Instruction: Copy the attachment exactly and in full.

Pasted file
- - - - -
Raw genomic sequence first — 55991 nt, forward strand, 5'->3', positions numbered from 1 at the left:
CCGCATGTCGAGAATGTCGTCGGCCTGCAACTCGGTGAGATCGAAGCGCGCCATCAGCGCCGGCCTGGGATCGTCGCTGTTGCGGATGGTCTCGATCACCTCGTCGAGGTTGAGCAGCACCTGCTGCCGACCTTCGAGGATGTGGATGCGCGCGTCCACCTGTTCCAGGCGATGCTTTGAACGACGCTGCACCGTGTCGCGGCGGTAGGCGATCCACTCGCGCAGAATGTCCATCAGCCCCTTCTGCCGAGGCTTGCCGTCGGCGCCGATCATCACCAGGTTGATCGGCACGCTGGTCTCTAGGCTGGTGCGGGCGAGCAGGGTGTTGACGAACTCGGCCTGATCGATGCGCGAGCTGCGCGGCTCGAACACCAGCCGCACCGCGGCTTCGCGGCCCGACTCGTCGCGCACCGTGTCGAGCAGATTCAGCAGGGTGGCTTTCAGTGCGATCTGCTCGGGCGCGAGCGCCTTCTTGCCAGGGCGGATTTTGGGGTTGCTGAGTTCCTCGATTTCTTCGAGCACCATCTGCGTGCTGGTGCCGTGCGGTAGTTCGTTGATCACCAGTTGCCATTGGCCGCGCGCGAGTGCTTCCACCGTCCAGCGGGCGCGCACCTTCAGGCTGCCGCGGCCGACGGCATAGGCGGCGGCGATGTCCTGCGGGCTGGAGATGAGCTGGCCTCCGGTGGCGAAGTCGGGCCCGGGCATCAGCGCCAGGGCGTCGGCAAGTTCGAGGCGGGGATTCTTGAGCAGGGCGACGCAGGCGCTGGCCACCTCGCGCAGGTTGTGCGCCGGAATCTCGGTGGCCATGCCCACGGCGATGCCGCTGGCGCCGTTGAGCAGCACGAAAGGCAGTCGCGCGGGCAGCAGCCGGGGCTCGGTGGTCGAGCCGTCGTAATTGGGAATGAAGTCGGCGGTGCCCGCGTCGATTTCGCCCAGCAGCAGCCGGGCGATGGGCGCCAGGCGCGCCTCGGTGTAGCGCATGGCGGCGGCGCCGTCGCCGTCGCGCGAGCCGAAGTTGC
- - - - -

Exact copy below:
Raw genomic sequence first — 55991 nt, forward strand, 5'->3', positions numbered from 1 at the left:
CCGCATGTCGAGAATGTCGTCGGCCTGCAACTCGGTGAGATCGAAGCGCGCCATCAGCGCCGGCCTGGGATCGTCGCTGTTGCGGATGGTCTCGATCACCTCGTCGAGGTTGAGCAGCACCTGCTGCCGACCTTCGAGGATGTGGATGCGCGCGTCCACCTGTTCCAGGCGATGCTTTGAACGACGCTGCACCGTGTCGCGGCGGTAGGCGATCCACTCGCGCAGAATGTCCATCAGCCCCTTCTGCCGAGGCTTGCCGTCGGCGCCGATCATCACCAGGTTGATCGGCACGCTGGTCTCTAGGCTGGTGCGGGCGAGCAGGGTGTTGACGAACTCGGCCTGATCGATGCGCGAGCTGCGCGGCTCGAACACCAGCCGCACCGCGGCTTCGCGGCCCGACTCGTCGCGCACCGTGTCGAGCAGATTCAGCAGGGTGGCTTTCAGTGCGATCTGCTCGGGCGCGAGCGCCTTCTTGCCAGGGCGGATTTTGGGGTTGCTGAGTTCCTCGATTTCTTCGAGCACCATCTGCGTGCTGGTGCCGTGCGGTAGTTCGTTGATCACCAGTTGCCATTGGCCGCGCGCGAGTGCTTCCACCGTCCAGCGGGCGCGCACCTTCAGGCTGCCGCGGCCGACGGCATAGGCGGCGGCGATGTCCTGCGGGCTGGAGATGAGCTGGCCTCCGGTGGCGAAGTCGGGCCCGGGCATCAGCGCCAGGGCGTCGGCAAGTTCGAGGCGGGGATTCTTGAGCAGGGCGACGCAGGCGCTGGCCACCTCGCGCAGGTTGTGCGCCGGAATCTCGGTGGCCATGCCCACGGCGATGCCGCTGGCGCCGTTGAGCAGCACGAAAGGCAGTCGCGCGGGCAGCAGCCGGGGCTCGGTGGTCGAGCCGTCGTAATTGGGAATGAAGTCGGCGGTGCCCGCGTCGATTTCGCCCAGCAGCAGCCGGGCGATGGGCGCCAGGCGCGCCTCGGTGTAGCGCATGGCGGCGGCGCCGTCGCCGTCGCGCGAGCCGAAGTTGC